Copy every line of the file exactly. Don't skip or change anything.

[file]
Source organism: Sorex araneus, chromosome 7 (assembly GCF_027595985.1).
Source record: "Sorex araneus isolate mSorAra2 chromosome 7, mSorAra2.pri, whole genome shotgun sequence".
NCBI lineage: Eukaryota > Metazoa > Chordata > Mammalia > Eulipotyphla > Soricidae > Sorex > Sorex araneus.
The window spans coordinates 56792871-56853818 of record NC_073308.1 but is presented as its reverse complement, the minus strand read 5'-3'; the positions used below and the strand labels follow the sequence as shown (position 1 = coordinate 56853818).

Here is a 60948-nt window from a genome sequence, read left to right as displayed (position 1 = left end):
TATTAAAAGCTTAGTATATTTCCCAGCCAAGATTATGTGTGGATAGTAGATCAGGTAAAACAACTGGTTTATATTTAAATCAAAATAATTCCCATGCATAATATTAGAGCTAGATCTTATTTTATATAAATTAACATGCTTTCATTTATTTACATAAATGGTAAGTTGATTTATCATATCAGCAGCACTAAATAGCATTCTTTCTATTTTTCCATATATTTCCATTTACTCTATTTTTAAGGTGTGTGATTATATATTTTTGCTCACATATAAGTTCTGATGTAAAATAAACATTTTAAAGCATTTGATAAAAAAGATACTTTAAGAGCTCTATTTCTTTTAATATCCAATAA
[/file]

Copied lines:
Source organism: Sorex araneus, chromosome 7 (assembly GCF_027595985.1).
Source record: "Sorex araneus isolate mSorAra2 chromosome 7, mSorAra2.pri, whole genome shotgun sequence".
NCBI lineage: Eukaryota > Metazoa > Chordata > Mammalia > Eulipotyphla > Soricidae > Sorex > Sorex araneus.
The window spans coordinates 56792871-56853818 of record NC_073308.1 but is presented as its reverse complement, the minus strand read 5'-3'; the positions used below and the strand labels follow the sequence as shown (position 1 = coordinate 56853818).

Here is a 60948-nt window from a genome sequence, read left to right as displayed (position 1 = left end):
TATTAAAAGCTTAGTATATTTCCCAGCCAAGATTATGTGTGGATAGTAGATCAGGTAAAACAACTGGTTTATATTTAAATCAAAATAATTCCCATGCATAATATTAGAGCTAGATCTTATTTTATATAAATTAACATGCTTTCATTTATTTACATAAATGGTAAGTTGATTTATCATATCAGCAGCACTAAATAGCATTCTTTCTATTTTTCCATATATTTCCATTTACTCTATTTTTAAGGTGTGTGATTATATATTTTTGCTCACATATAAGTTCTGATGTAAAATAAACATTTTAAAGCATTTGATAAAAAAGATACTTTAAGAGCTCTATTTCTTTTAATATCCAATAA